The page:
HOUSTON - The production of polymers relies entirely on chemical feedstocks and monomers whose availability and costs play a direct role in the prices and availability of resins. Following are brief synopses of outlooks for primary feedstocks, derived from talks by industry analysts and executives at the Dewitt Petrochemical Review and the CMAI's 1996 World Petro-chemical Conference, both held in Houston March 20-21.
Ethylene is a primary feedstock for polyethylene, PVC, PET, acrylics and other resins. Ana-lysts predict supplies will be slightly tight in 1996 and most of 1997, and very plentiful beginning in 1998 as new plants open.
Ethylene suppliers are building or have announced plans to build 55 billion pounds of capacity by 2000, increasing worldwide ca-pacity by 33 percent compared with that of 1985.
Demand is expected to grow 23 percent in the same period. The effect of the added capacity will be a worldwide oversupply beginning in late 1997.
That will cause ethylene producers to operate their plants at 85-88 percent of their rated ca-pacities, and will contribute to prices for ethylene remaining between 19 and 24 cents a pound, the analysts said. In North Amer-ica, expansions are slated to add 4.5 percent more capacity for ethylene per year, through 2000, while demand is expected to increase at a rate of 2.9 percent.
``Nameplate operating rates will fall to a low of 83 percent in 1999, a lower level than has been experienced since the early 1980s,'' Gary Adams, an industry analyst with CMAI said. ``Of course, several of the additions could and probably will be delayed if operating rates fall this low. ... Nonetheless, the late 1998-2000 period in the United States will be characterized by rampant expansions and marginal returns if all the seriously contemplated plans are enacted.''
However, Earl H. Armstrong, Dewitt & Co. group vice president, and Adams said through 1996 and 1997, ethylene producers will operate at higher rates, and prices may rise in the next 18 months before dropping.
Propylene is used to make polypropylene and other chemicals and polymers, such as acrylonitrile. Propylene is a co-product, made when ethylene is produced, so ethylene expansions provide proportional expansions for propylene.
However, propylene demand is growing faster than co-production capacities, and refiners are expected to use new technologies and sources to provide adequate supplies during the next five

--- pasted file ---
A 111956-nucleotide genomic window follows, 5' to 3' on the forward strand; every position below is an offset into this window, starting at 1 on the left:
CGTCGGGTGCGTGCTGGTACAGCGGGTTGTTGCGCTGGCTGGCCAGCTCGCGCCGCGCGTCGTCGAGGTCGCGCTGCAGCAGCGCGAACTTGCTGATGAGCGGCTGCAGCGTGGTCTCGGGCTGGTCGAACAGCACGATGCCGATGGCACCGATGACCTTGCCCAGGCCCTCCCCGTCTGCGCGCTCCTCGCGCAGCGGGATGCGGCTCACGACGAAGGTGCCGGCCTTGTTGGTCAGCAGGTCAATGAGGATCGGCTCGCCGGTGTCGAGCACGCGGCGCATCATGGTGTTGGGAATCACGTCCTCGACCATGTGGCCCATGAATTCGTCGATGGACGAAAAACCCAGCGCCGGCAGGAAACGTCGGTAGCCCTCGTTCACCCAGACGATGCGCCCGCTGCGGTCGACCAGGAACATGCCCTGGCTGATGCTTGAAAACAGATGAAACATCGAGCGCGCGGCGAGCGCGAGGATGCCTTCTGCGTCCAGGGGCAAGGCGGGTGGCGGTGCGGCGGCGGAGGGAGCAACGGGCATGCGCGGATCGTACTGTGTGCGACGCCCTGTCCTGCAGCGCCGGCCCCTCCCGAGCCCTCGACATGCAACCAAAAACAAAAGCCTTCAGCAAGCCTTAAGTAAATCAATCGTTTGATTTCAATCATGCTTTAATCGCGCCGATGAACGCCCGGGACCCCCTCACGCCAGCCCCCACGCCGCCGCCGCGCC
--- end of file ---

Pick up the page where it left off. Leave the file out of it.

years. There may be regional shortages that will be offset by imports from areas where propylene is in good supply, according to Peter J. Jordan, Dewitt senior vice president, and Andrew Pett-man, an analyst with CMAI's Euro-pean office. Both believe prices peaked in 1995 and will stay lower through the decade.
Styrene is used as the primary in polystyrene and in combination with a number of other monomers to form copolymers.
Producers began adding capacity in 1995, and in the last six months new plants have led to oversupplies. Prices have de-clined and several expansions have been delayed or canceled.
Alex Lidback, a CMAI analyst, expects demand to grow steadily in North America at a rate of 2.3 percent, and throughout the world at 4.7 percent. That will soon use the oversupply of sty-rene, but a U.S. economic recession expected in 1999 likely will induce suppliers to maintain their current capacities, he said.
Lidback said his projection of 4.7 percent annual worldwide growth in demand for styrene may be conservative, adding that the low prices he forecasted for the next 18 months may stimulate demand at higher levels.
Butadiene is used to make synthetic rubber and provides flexibility in combinations with styrene, acrylonitrile, vinyl chloride and other monomers.
Butadiene prices dropped 32 percent from October through March 1, and Wayne Feller, an analyst with CMAI, said prices are so low producers cannot reinvest in needed new capacity. Feller believes the low prices could lead to tightness or shortages of butadiene in the next five years.
``The near-term price collapse for butadiene must be quickly corrected, or plans for new extraction capacity in other countries of the world may be put on hold or shelved completely.''
Phil Chapman, a vice president for Dewitt, however, does not see a severe problem with the low pricing levels, and he believes prices will recover to give producers incentive to add capacity.
Supplies of acrylonitrile will be sufficient for the expected growth in production of ABS, styrene acrylonitrile and acrylonitrile styrene acrylonitrile over the next five years. Production of acrylonitrile is expected to grow 18 percent, and operating rates should remain at 90-92 percent of capacity worldwide, said Susan Murley, a CMAI analyst.
Allen Palmer, sales director for Sterling Chemicals Inc. of Hous-ton, said sufficient pricing levels and high operating rates will in-duce investment in capacity to keep it in adequate supply.